Small consultancy gets Avis nod for next-generation reservation system.
When Avis Rent-A-Car System Inc. takes the wraps off its next-generation online reservation system this week, it will showcase the development work of a small, little-known consulting company that beat out a Big Five company for the multimillion-dollar job with a blend of business savvy and cost savings.
Although the worlds second-largest auto rental company typically works with top-tier consultants on strategic projects, Avis officials said they chose tiny MindTree Consulting Ltd. to overhaul the flagship Avis.com site only after the consultancy successfully completed a smaller integration job, and MindTree proved "they understood our business."
"It was the degree to which we felt comfortable" that tipped the scales in MindTrees favor, said Randy Clapp, vice president of technology at Avis, in Parsippany, N.J. "Its a relationship thats really grown over time."
"Thats the best way to sell your businessget in there and do a good job and build a relationship with the customer," said Carrie Lewis, an analyst at The Yankee Group, in Boston. Still, Lewis called Avis decision to go with a smaller player rather than a top-tier company "atypical."
Pricing pressures also helped MindTree, based in Somerset, N.J., and Bangalore, India, score its largest engagement to date. The company leveraged its lower cost for offshore development to outbid competitors for the Avis project.
Avis has been considered a technology leader in the car rental business. For example, it pioneered the use of handheld mobile devices for check-in service. But when the redesign of Avis online reservation system began about 18 months ago, there was competitive technological parity.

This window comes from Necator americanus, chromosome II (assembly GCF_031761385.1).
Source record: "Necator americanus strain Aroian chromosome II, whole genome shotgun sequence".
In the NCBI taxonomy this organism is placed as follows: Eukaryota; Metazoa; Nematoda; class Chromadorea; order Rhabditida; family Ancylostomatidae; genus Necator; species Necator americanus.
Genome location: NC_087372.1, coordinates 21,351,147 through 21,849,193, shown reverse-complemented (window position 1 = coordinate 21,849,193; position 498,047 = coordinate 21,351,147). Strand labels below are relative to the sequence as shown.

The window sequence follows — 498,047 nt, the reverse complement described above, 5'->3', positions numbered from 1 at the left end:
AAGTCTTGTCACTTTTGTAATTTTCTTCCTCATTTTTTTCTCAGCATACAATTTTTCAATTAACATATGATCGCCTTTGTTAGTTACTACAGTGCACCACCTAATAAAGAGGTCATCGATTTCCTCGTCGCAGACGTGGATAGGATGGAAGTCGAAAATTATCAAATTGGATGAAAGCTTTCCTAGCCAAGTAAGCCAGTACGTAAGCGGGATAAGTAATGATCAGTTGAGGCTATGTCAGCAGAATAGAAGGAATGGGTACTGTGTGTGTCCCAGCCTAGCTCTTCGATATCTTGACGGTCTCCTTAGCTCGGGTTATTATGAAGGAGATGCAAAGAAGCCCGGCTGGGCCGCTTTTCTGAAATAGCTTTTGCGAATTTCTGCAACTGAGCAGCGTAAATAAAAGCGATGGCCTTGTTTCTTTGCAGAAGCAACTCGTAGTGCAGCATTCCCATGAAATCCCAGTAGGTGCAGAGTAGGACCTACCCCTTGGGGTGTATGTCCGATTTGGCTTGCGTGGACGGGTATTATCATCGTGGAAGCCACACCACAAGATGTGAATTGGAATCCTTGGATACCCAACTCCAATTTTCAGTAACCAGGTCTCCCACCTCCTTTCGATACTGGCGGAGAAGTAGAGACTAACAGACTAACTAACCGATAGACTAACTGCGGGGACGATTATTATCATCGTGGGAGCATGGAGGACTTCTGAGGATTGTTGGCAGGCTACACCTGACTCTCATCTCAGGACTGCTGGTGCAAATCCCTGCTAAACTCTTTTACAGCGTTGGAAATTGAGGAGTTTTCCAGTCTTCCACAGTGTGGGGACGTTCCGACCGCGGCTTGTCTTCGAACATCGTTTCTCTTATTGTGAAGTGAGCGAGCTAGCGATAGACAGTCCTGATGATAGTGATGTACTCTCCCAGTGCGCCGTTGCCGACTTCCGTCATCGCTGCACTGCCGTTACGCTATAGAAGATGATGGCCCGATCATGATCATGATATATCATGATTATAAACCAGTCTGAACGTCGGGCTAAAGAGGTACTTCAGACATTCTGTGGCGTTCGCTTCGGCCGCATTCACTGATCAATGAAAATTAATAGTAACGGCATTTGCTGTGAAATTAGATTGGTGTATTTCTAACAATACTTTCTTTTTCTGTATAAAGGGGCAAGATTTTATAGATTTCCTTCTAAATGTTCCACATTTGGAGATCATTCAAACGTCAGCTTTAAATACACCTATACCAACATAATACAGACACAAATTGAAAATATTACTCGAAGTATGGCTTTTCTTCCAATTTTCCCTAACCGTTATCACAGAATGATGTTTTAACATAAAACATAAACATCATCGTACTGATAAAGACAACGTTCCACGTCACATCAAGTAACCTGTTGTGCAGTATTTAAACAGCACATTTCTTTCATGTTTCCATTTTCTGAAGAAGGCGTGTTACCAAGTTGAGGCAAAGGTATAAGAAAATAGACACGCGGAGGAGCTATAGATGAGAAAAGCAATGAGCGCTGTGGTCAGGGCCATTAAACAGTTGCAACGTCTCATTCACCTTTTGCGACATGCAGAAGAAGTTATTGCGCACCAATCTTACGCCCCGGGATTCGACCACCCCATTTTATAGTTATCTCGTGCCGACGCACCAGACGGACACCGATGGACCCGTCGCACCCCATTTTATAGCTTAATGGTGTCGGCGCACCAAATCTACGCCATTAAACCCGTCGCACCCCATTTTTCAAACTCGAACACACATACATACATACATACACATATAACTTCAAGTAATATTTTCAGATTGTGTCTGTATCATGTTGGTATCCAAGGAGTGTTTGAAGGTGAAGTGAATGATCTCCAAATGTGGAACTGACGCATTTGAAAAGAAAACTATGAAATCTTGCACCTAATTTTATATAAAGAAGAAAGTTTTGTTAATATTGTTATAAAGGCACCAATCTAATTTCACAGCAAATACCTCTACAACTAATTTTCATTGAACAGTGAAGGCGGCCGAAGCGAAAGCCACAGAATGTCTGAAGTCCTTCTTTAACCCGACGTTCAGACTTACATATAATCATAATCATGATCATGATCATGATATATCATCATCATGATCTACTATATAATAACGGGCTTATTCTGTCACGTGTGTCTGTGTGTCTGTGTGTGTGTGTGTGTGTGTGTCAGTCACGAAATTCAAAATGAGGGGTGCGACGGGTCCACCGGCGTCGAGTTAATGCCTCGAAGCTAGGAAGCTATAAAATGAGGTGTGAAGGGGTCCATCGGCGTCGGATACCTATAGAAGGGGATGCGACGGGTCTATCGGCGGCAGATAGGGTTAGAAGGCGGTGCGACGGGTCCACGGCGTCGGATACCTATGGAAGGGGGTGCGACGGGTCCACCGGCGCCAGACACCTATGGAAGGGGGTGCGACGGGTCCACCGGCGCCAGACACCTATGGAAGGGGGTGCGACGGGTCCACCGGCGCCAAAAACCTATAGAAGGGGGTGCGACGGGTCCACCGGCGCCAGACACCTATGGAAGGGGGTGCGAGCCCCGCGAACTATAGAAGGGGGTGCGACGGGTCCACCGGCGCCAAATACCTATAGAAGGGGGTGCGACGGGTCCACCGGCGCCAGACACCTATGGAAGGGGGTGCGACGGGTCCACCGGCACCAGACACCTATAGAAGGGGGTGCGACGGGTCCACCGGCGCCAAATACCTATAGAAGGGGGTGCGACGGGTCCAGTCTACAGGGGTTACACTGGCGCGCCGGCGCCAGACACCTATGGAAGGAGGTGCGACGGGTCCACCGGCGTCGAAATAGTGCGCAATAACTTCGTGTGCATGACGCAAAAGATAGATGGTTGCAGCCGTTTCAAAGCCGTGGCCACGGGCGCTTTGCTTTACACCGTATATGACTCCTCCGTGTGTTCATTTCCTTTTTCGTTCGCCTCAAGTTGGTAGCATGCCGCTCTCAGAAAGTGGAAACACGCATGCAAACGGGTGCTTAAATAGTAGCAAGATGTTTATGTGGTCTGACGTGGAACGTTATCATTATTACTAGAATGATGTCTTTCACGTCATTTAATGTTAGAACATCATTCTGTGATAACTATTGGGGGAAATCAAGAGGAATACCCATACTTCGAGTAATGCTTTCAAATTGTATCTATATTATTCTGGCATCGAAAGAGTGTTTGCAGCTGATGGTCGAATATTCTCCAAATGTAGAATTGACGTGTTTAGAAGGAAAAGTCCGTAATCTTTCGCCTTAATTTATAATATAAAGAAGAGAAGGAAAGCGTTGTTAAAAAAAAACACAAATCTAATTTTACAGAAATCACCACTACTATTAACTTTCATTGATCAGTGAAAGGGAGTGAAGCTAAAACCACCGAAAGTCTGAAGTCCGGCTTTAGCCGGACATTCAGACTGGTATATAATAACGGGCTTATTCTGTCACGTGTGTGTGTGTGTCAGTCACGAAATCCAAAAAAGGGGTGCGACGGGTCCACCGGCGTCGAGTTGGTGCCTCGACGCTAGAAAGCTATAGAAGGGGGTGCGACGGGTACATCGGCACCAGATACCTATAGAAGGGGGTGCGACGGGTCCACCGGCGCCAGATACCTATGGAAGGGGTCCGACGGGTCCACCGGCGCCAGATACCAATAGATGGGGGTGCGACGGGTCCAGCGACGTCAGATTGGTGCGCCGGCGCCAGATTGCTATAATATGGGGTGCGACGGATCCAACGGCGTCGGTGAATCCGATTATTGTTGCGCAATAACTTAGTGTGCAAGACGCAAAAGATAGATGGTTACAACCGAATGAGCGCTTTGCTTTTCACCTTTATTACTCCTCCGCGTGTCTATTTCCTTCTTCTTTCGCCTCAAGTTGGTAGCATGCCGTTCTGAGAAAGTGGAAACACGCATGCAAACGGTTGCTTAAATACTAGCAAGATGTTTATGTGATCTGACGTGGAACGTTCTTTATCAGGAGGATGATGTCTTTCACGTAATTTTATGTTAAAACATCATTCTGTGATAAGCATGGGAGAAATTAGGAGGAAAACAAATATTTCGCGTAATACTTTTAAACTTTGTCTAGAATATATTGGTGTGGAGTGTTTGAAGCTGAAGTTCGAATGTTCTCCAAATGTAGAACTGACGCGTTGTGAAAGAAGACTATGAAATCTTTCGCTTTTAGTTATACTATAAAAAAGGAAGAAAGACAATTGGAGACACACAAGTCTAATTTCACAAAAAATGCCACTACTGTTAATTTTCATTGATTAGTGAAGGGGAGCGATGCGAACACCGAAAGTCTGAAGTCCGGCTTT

"Avis wanted to do a better job of knowing and supporting their customers," said Erik Mann, vice president and managing partner for the East Coast operations of MindTree. "Also, online reservations are a big bottom-line benefit to rental car companies. Self-service saves the travel industry $4 to $6 per reservation."
Avis officials said they hope to use the improved reservations site to strengthen the companys hold on business rentals by offering more ways for corporate travelers to manage their accounts.
The company also hopes to use the more streamlined and more personalized Web site to grab market share among leisure travelers, officials said.
One of Avis goals was to accomplish scalability with the new technology selection. "There are no code changes required," Avis Clapp said. "All we need to do to scale if we see growth is add CPUs or serversthe software will support all of that."
Avis.com is built on an Oracle Corp. database, BEA Systems Inc.s WebLogic servers, Interwoven Inc.s content management tools and search capabilities from AltaVista Co.
Avis officials said they believe the new Avis.com will pay for itself in less than a year. The project, despite its strategic nature, cost far less than other companies redesigns, Clapp said.
At a "few million, it comparatively was much less than what a lot of organizations spend to rearchitect their Web sites," Clapp said.
MindTree was able to leverage its lower cost of development in India to do much of the heavy lifting for back-end integration with Avis mainframe systems. At the same time, it managed the offshore work in a way that was transparent to Avis and allowed Avis to remain very hands-on with the project, according to MindTrees Mann.
"We try to move the work around in a way thats seamless to Avis," Mann said. "A lot of the work was done in our Somerset facility, and selected components were sent offshore. That gives them the face time and ability to make small changes on the fly and a sense of comfort."
Avis IT organization, which has a strong competency in global sourcing, also leveraged its strength in structuring "contracts that are fixed-price, deliverables-based and focused instead of [based on] time and material," Clapp said.
Privately held MindTree, founded in 1999, recently secured a second round of funding of $14.4 million. The company, which employs 450 worldwide, expects to generate annual revenues of $231 million by 2005.